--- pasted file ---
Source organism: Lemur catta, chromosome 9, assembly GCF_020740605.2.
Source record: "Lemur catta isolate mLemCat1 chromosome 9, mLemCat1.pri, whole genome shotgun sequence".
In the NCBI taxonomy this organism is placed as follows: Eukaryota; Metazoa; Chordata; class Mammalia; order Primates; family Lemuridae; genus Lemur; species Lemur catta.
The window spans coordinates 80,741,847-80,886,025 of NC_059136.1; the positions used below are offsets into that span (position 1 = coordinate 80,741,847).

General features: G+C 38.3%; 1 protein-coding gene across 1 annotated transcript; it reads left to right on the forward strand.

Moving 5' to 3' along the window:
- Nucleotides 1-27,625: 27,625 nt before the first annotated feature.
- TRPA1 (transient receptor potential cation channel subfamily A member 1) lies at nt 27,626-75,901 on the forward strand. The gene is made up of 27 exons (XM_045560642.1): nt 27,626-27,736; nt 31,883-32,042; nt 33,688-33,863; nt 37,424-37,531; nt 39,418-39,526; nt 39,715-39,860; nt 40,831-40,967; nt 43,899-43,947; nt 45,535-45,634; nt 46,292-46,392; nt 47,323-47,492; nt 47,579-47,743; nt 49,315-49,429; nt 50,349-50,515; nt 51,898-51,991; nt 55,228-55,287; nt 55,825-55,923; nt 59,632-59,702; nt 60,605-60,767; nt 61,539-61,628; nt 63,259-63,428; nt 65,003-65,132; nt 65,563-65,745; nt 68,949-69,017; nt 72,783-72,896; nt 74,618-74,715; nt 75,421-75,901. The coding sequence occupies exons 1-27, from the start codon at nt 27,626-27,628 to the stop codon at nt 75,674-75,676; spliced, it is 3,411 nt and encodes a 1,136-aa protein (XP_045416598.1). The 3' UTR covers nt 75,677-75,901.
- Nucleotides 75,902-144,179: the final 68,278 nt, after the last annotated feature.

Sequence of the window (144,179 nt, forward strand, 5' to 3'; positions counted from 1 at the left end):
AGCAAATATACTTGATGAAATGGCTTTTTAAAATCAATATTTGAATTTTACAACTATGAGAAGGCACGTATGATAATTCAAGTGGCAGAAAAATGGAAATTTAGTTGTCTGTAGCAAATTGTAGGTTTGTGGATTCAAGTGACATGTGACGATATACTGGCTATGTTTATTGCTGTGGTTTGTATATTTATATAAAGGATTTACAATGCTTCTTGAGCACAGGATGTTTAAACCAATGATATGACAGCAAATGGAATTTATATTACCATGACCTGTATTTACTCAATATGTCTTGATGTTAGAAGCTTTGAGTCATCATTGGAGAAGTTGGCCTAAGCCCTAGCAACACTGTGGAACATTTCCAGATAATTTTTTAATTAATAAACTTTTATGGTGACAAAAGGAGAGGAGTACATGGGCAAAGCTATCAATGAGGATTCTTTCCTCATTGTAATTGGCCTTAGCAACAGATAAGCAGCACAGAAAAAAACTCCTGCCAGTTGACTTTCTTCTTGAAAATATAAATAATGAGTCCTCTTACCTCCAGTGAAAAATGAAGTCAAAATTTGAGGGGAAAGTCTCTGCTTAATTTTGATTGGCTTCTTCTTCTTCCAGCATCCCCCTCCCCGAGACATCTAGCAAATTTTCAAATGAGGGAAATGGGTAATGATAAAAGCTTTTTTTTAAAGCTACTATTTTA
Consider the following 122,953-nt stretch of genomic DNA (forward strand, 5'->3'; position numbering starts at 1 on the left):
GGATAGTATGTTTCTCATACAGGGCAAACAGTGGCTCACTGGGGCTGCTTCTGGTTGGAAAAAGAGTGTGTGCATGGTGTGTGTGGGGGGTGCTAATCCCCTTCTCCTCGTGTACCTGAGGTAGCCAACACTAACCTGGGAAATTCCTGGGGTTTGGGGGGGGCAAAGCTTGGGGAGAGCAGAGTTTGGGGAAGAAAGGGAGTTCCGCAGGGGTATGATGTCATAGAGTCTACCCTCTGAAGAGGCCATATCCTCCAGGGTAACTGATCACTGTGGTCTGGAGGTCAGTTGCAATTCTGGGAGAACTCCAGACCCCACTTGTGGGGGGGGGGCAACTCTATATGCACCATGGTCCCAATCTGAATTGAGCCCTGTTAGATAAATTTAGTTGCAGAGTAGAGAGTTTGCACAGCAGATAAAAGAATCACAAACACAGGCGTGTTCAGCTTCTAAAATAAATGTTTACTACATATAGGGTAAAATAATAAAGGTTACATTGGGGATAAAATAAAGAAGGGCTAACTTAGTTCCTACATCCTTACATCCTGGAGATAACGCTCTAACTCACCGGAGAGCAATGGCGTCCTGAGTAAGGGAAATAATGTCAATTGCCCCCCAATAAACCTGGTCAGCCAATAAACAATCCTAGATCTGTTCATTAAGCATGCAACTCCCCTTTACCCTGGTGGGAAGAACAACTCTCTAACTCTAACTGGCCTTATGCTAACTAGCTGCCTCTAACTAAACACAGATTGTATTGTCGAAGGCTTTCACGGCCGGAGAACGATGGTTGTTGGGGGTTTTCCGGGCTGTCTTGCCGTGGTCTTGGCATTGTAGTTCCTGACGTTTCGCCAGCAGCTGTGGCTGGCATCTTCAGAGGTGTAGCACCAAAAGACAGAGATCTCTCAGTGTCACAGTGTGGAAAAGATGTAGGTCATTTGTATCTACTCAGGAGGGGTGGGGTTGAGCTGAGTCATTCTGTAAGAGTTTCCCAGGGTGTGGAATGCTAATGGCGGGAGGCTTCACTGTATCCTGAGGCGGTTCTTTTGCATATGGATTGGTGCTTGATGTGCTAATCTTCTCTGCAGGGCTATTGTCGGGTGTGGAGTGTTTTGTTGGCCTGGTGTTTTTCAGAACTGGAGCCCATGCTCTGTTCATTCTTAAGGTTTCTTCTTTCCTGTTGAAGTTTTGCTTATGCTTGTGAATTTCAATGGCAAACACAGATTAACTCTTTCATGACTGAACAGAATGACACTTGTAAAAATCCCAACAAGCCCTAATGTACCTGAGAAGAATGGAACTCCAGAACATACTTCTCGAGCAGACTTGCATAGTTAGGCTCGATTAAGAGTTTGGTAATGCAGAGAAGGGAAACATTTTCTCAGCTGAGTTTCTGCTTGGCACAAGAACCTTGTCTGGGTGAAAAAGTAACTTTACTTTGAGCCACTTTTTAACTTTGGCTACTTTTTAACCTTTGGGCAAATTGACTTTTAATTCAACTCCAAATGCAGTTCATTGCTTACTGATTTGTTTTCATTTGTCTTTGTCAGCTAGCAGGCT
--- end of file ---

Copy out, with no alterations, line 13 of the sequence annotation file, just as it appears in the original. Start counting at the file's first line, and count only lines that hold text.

GGATAGTATGTTTCTCATACAGGGCAAACAGTGGCTCACTGGGGCTGCTTCTGGTTGGAAAAAGAGTGTGTGCATGGTGTGTGTGGGGGGTGCTAATCCCCTTCTCCTCGTGTACCTGAGGTAGCCAACACTAACCTGGGAAATTCCTGGGGTTTGGGGGGGGCAAAGCTTGGGGAGAGCAGAGTTTGGGGAAGAAAGGGAGTTCCGCAGGGGTATGATGTCATAGAGTCTACCCTCTGAAGAGGCCATATCCTCCAGGGTAACTGATCACTGTGGTCTGGAGGTCAGTTGCAATTCTGGGAGAACTCCAGACCCCACTTGTGGGGGGGGGGCAACTCTATATGCACCATGGTCCCAATCTGAATTGAGCCCTGTTAGATAAATTTAGTTGCAGAGTAGAGAGTTTGCACAGCAGATAAAAGAATCACAAACACAGGCGTGTTCAGCTTCTAAAATAAATGTTTACTACATATAGGGTAAAATAATAAAGGTTACATTGGGGATAAAATAAAGAAGGGCTAACTTAGTTCCTACATCCTTACATCCTGGAGATAACGCTCTAACTCACCGGAGAGCAATGGCGTCCTGAGTAAGGGAAATAATGTCAATTGCCCCCCAATAAACCTGGTCAGCCAATAAACAATCCTAGATCTGTTCATTAAGCATGCAACTCCCCTTTACCCTGGTGGGAAGAACAACTCTCTAACTCTAACTGGCCTTATGCTAACTAGCTGCCTCTAACTAAACACAGATTGTATTGTCGAAGGCTTTCACGGCCGGAGAACGATGGTTGTTGGGGGTTTTCCGGGCTGTCTTGCCGTGGTCTTGGCATTGTAGTTCCTGACGTTTCGCCAGCAGCTGTGGCTGGCATCTTCAGAGGTGTAGCACCAAAAGACAGAGATCTCTCAGTGTCACAGTGTGGAAAAGATGTAGGTCATTTGTATCTACTCAGGAGGGGTGGGGTTGAGCTGAGTCATTCTGTAAGAGTTTCCCAGGGTGTGGAATGCTAATGGCGGGAGGCTTCACTGTATCCTGAGGCGGTTCTTTTGCATATGGATTGGTGCTTGATGTGCTAATCTTCTCTGCAGGGCTATTGTCGGGTGTGGAGTGTTTTGTTGGCCTGGTGTTTTTCAGAACTGGAGCCCATGCTCTGTTCATTCTTAAGGTTTCTTCTTTCCTGTTGAAGTTTTGCTTATGCTTGTGAATTTCAATGGCAAACACAGATTAACTCTTTCATGACTGAACAGAATGACACTTGTAAAAATCCCAACAAGCCCTAATGTACCTGAGAAGAATGGAACTCCAGAACATACTTCTCGAGCAGACTTGCATAGTTAGGCTCGATTAAGAGTTTGGTAATGCAGAGAAGGGAAACATTTTCTCAGCTGAGTTTCTGCTTGGCACAAGAACCTTGTCTGGGTGAAAAAGTAACTTTACTTTGAGCCACTTTTTAACTTTGGCTACTTTTTAACCTTTGGGCAAATTGACTTTTAATTCAACTCCAAATGCAGTTCATTGCTTACTGATTTGTTTTCATTTGTCTTTGTCAGCTAGCAGGCT